New genre company offers industry a monstrous future

Monster Pictures and Pictures in Paradise have created a joint venture to hypnotise cult audiences with enough pizzazz to cross over.

One colony of Australian filmmakers rarely manages to operate as a community, perhaps because their subjects touch so many raw nerves, and that is the horror film makers. 

We have spectacular examples of genre horror(ish) makers thriving, like the Spierig Brothers, or the Saw crew, and others like Andrew Traucki who has managed to make four features in thirteen years. Feminist horror filmmakers are an important strand, bolstered until recently by the Stranger with My Face festival in Tasmania.

In a world without rules, the horror makers have managed to create one proposition: it is possible to make a genre film in Australia using local funding resources, for under AU$3M or so, topped up with international presales using traditional working and payment models. Producers tend to argue this can work for other genre pictures as well, but the reality is probably that they have to work within the broad canvas of horror. Some would claim the vital addition is elevated genre. 

Now, Grant Hardie and Chris Brown have announced a joint venture between Monster Pictures and Pictures in Paradise with Fairvale Entertainment providing some finance.

Grant Hardie and Chris Brown have announced a joint venture between Monster Pictures and Pictures in Paradise with Fairvale Entertainment providing some finance.

According to Hardie, ‘We’ve been looking for something to work on together for many years. We are still negotiating the terms, but we are trying to develop a studio system in Australia which enable us to develop, finance and distribute feature films – it’s the whole process, a one stop shop.’ 

Chris Brown says ‘Many people who tried to do this but I don’t think anybody’s ever done a kind of vertically integrated approach to it, which is combining the experience that I have in production and selling and financing and all that kind of stuff. And in terms of putting movies together, somebody with experience in distribution domestic distribution, because there has not been really the appetite for it.’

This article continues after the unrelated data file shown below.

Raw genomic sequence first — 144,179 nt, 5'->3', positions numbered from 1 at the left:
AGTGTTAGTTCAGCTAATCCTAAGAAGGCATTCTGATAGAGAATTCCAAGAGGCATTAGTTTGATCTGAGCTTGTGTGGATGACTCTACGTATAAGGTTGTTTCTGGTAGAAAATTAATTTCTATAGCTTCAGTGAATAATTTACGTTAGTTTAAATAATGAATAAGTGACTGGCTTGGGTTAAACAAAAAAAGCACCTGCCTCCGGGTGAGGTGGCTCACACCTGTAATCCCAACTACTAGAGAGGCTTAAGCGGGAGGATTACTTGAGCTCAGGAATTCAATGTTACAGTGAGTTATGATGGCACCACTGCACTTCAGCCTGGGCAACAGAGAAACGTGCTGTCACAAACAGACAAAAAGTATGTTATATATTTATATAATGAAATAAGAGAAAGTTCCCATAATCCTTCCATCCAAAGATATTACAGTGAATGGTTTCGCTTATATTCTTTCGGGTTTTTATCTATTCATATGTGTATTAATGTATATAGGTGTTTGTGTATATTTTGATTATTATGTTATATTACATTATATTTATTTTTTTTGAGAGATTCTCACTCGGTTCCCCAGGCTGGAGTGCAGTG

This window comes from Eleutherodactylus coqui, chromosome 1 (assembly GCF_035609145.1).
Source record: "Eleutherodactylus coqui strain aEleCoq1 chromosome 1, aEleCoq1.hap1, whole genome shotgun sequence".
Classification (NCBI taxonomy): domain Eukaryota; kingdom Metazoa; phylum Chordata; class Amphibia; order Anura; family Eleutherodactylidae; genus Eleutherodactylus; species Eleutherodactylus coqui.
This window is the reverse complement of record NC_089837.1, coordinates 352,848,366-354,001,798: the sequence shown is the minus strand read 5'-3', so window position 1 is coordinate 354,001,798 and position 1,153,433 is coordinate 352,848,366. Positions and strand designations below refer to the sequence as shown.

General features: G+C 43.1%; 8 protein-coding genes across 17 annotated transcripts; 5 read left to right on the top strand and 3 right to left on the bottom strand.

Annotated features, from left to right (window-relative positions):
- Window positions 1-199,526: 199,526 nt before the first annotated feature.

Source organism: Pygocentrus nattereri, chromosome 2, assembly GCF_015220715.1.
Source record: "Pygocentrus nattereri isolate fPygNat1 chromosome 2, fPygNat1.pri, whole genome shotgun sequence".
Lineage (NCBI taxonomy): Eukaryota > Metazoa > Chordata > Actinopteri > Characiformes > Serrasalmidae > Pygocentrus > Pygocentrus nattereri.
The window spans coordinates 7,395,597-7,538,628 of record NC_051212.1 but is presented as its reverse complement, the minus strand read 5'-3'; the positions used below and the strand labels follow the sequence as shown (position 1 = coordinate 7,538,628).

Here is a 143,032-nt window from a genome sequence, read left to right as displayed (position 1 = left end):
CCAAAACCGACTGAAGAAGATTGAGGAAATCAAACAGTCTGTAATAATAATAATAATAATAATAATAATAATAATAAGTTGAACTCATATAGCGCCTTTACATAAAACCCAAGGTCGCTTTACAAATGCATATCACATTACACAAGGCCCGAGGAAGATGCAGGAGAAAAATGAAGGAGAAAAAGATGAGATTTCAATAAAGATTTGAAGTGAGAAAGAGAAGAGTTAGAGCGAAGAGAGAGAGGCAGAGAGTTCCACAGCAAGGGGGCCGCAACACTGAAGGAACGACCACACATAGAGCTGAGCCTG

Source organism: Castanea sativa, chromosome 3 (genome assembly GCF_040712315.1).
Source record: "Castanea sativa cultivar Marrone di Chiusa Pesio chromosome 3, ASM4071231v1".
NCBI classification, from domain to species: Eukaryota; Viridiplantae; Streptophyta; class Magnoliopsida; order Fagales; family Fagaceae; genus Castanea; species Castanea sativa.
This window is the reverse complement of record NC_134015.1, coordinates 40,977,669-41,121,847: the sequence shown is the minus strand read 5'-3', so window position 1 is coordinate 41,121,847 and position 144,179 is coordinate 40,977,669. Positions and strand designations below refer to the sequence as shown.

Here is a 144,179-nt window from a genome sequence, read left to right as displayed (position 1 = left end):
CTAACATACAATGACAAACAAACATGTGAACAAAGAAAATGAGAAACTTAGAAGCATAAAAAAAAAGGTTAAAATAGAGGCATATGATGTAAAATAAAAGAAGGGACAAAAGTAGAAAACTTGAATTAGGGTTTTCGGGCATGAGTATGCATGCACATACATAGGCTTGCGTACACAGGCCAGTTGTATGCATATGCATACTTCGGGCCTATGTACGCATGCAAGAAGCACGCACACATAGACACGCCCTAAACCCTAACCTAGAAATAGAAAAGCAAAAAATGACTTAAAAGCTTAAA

Grant Hardie has been a company owner of Monster Pictures and Monster Pictures Distribution for the last ten years along with Neil Foley. They distribute genre films and run the annual Monster Fest. 

‘We’ve’ve got a highly engaged audience,’ says Hardie. ‘We’re really passionate and they really support us and that’s how we know we can sort of succeed because we know what they want.

‘It’s been a long road. We’ve been a very successful distributor in the last ten years, and built a very established business and we are thriving.’

Chris Brown is an industry veteran who started in the UK as producer on Neil Jordan The Company of Wolves and Julian Temple’s Absolute Beginners, and co-producer on Mona Lisa, the legendary film from Neil Jordan. He ran The Comic Strip Film Company which supported a tribe of ground breaking comedians like Dawn French and Rik Mayall. By the late 80’s he was working across Australia and New Zealand, with HBO films followed by a string of lowish budget horror pictures which are clearly a passion.